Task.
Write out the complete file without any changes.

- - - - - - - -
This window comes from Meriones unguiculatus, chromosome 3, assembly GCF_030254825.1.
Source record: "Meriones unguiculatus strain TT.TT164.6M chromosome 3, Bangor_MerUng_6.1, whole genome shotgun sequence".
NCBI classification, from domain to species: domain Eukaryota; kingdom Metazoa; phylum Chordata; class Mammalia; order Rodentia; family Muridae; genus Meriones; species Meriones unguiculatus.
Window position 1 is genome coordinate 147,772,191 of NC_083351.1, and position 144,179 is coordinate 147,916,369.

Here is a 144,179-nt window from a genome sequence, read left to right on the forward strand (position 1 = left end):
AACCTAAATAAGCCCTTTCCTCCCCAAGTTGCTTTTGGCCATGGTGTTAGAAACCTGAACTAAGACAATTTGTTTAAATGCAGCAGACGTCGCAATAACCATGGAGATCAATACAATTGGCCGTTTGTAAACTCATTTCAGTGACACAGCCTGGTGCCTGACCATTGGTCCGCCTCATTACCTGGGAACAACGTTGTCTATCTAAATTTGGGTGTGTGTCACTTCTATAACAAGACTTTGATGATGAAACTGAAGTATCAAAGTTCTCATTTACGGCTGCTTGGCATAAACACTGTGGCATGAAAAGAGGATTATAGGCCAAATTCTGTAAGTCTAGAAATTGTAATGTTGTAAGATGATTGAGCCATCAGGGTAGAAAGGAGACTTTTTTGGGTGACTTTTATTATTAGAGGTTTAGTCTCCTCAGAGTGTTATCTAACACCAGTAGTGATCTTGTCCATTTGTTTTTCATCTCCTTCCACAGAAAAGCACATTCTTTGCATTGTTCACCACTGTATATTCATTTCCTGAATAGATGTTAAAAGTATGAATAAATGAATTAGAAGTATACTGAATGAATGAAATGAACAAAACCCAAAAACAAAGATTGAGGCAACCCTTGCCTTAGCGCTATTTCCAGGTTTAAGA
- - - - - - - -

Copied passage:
This window comes from Meriones unguiculatus, chromosome 3, assembly GCF_030254825.1.
Source record: "Meriones unguiculatus strain TT.TT164.6M chromosome 3, Bangor_MerUng_6.1, whole genome shotgun sequence".
NCBI classification, from domain to species: domain Eukaryota; kingdom Metazoa; phylum Chordata; class Mammalia; order Rodentia; family Muridae; genus Meriones; species Meriones unguiculatus.
Window position 1 is genome coordinate 147,772,191 of NC_083351.1, and position 144,179 is coordinate 147,916,369.

Here is a 144,179-nt window from a genome sequence, read left to right on the forward strand (position 1 = left end):
AACCTAAATAAGCCCTTTCCTCCCCAAGTTGCTTTTGGCCATGGTGTTAGAAACCTGAACTAAGACAATTTGTTTAAATGCAGCAGACGTCGCAATAACCATGGAGATCAATACAATTGGCCGTTTGTAAACTCATTTCAGTGACACAGCCTGGTGCCTGACCATTGGTCCGCCTCATTACCTGGGAACAACGTTGTCTATCTAAATTTGGGTGTGTGTCACTTCTATAACAAGACTTTGATGATGAAACTGAAGTATCAAAGTTCTCATTTACGGCTGCTTGGCATAAACACTGTGGCATGAAAAGAGGATTATAGGCCAAATTCTGTAAGTCTAGAAATTGTAATGTTGTAAGATGATTGAGCCATCAGGGTAGAAAGGAGACTTTTTTGGGTGACTTTTATTATTAGAGGTTTAGTCTCCTCAGAGTGTTATCTAACACCAGTAGTGATCTTGTCCATTTGTTTTTCATCTCCTTCCACAGAAAAGCACATTCTTTGCATTGTTCACCACTGTATATTCATTTCCTGAATAGATGTTAAAAGTATGAATAAATGAATTAGAAGTATACTGAATGAATGAAATGAACAAAACCCAAAAACAAAGATTGAGGCAACCCTTGCCTTAGCGCTATTTCCAGGTTTAAGA